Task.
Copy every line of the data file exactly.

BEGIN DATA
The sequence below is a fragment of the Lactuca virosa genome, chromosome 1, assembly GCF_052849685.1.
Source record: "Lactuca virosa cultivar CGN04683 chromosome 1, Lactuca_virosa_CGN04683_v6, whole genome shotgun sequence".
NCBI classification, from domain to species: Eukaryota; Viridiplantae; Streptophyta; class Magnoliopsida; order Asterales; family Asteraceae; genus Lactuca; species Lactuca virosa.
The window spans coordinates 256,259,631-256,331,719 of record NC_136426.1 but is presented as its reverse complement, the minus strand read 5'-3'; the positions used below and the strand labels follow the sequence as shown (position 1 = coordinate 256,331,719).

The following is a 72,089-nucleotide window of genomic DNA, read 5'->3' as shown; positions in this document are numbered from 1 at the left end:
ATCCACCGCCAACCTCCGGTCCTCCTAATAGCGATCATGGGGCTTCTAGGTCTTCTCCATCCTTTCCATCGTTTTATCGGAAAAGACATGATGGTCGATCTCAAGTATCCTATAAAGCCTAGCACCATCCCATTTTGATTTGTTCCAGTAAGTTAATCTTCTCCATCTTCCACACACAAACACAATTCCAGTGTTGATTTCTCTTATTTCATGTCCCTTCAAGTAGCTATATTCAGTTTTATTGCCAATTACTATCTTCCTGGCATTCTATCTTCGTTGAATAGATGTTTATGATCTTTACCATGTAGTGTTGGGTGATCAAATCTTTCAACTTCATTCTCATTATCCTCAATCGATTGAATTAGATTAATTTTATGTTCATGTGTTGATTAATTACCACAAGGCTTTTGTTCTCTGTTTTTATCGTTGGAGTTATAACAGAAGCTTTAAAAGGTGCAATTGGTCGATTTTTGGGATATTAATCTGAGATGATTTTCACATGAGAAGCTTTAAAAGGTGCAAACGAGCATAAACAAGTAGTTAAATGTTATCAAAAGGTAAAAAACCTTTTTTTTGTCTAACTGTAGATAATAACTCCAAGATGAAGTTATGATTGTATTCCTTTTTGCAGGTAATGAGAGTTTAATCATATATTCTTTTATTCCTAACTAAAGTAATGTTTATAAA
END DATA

The sequence below is a fragment of the Lactuca virosa genome, chromosome 1, assembly GCF_052849685.1.
Source record: "Lactuca virosa cultivar CGN04683 chromosome 1, Lactuca_virosa_CGN04683_v6, whole genome shotgun sequence".
NCBI classification, from domain to species: Eukaryota; Viridiplantae; Streptophyta; class Magnoliopsida; order Asterales; family Asteraceae; genus Lactuca; species Lactuca virosa.
The window spans coordinates 256,259,631-256,331,719 of record NC_136426.1 but is presented as its reverse complement, the minus strand read 5'-3'; the positions used below and the strand labels follow the sequence as shown (position 1 = coordinate 256,331,719).

The following is a 72,089-nucleotide window of genomic DNA, read 5'->3' as shown; positions in this document are numbered from 1 at the left end:
ATCCACCGCCAACCTCCGGTCCTCCTAATAGCGATCATGGGGCTTCTAGGTCTTCTCCATCCTTTCCATCGTTTTATCGGAAAAGACATGATGGTCGATCTCAAGTATCCTATAAAGCCTAGCACCATCCCATTTTGATTTGTTCCAGTAAGTTAATCTTCTCCATCTTCCACACACAAACACAATTCCAGTGTTGATTTCTCTTATTTCATGTCCCTTCAAGTAGCTATATTCAGTTTTATTGCCAATTACTATCTTCCTGGCATTCTATCTTCGTTGAATAGATGTTTATGATCTTTACCATGTAGTGTTGGGTGATCAAATCTTTCAACTTCATTCTCATTATCCTCAATCGATTGAATTAGATTAATTTTATGTTCATGTGTTGATTAATTACCACAAGGCTTTTGTTCTCTGTTTTTATCGTTGGAGTTATAACAGAAGCTTTAAAAGGTGCAATTGGTCGATTTTTGGGATATTAATCTGAGATGATTTTCACATGAGAAGCTTTAAAAGGTGCAAACGAGCATAAACAAGTAGTTAAATGTTATCAAAAGGTAAAAAACCTTTTTTTTGTCTAACTGTAGATAATAACTCCAAGATGAAGTTATGATTGTATTCCTTTTTGCAGGTAATGAGAGTTTAATCATATATTCTTTTATTCCTAACTAAAGTAATGTTTATAAA